An extranet is a private intranet (or internal network) that is partially accessible over the Internet. It allows for limited and controlled access to resources on an intranet to users outside of a business or organization. Access to an extranet typically happens by visiting a web portal in a browser, and provides secure remote access to confidential information and intranet-specific applications.
Extranets use common networking technologies to provide outside users access to an intranet. An extranet may require simple authentication using usernames and passwords, or it may employ more secure multi-factor authentication methods that use mobile devices or password-generating hard tokens. Once the user is signed in, data transfers are typically encrypted using TLS; some extranets may even require the use of a VPN to provide extra security. Extranets often use firewalls to restrict incoming and outgoing network traffic, and intrusion detection and prevention systems (IDPS) watch for suspicious activity like repeated failed login attempts, blocking connections when necessary.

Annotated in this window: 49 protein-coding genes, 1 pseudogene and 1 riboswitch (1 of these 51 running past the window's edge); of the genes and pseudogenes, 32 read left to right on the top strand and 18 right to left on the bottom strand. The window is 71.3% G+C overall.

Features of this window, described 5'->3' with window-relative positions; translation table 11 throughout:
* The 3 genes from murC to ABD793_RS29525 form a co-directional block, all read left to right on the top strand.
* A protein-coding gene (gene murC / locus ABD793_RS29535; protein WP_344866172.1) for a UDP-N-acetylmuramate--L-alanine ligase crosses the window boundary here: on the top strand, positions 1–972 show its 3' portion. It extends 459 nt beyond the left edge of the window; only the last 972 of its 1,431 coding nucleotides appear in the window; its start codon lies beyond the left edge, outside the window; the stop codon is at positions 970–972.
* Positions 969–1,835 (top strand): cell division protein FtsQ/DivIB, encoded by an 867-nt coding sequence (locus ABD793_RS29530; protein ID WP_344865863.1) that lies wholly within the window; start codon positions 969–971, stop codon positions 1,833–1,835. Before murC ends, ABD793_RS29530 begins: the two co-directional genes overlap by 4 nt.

The use of extranets is not as widespread as it once was, thanks to the increasing popularity of SaaS and cloud computing platforms that move resources and applications off of intranets and into the cloud. However, extranets still have their uses and are common in certain industries. Customer portals are a common form of extranet, allowing customers to view their order history, track shipments, and interact with customer support. They're also common in supply chain management, helping suppliers and distributors communicate the status of orders and inventory. Finally, companies involved in joint ventures (like a construction company and an architecture firm working on a building) can use an extranet to share confidential information and track the status of their projects.